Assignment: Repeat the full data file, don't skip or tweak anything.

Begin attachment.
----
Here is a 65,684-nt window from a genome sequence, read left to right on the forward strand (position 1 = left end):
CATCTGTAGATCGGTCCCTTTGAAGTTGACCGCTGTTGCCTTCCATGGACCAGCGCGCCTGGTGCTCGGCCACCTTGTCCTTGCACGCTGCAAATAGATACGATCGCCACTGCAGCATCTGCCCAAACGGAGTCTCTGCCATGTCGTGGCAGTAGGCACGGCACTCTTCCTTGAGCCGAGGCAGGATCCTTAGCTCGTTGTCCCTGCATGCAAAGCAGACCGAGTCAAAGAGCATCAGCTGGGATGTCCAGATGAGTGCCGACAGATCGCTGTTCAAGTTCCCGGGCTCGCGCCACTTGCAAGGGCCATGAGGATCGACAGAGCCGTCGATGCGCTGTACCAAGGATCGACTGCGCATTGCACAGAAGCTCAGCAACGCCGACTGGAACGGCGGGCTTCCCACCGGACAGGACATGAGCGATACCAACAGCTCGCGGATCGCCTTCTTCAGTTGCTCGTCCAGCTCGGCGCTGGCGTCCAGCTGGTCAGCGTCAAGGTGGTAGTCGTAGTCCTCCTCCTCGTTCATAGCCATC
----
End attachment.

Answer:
Here is a 65,684-nt window from a genome sequence, read left to right on the forward strand (position 1 = left end):
CATCTGTAGATCGGTCCCTTTGAAGTTGACCGCTGTTGCCTTCCATGGACCAGCGCGCCTGGTGCTCGGCCACCTTGTCCTTGCACGCTGCAAATAGATACGATCGCCACTGCAGCATCTGCCCAAACGGAGTCTCTGCCATGTCGTGGCAGTAGGCACGGCACTCTTCCTTGAGCCGAGGCAGGATCCTTAGCTCGTTGTCCCTGCATGCAAAGCAGACCGAGTCAAAGAGCATCAGCTGGGATGTCCAGATGAGTGCCGACAGATCGCTGTTCAAGTTCCCGGGCTCGCGCCACTTGCAAGGGCCATGAGGATCGACAGAGCCGTCGATGCGCTGTACCAAGGATCGACTGCGCATTGCACAGAAGCTCAGCAACGCCGACTGGAACGGCGGGCTTCCCACCGGACAGGACATGAGCGATACCAACAGCTCGCGGATCGCCTTCTTCAGTTGCTCGTCCAGCTCGGCGCTGGCGTCCAGCTGGTCAGCGTCAAGGTGGTAGTCGTAGTCCTCCTCCTCGTTCATAGCCATC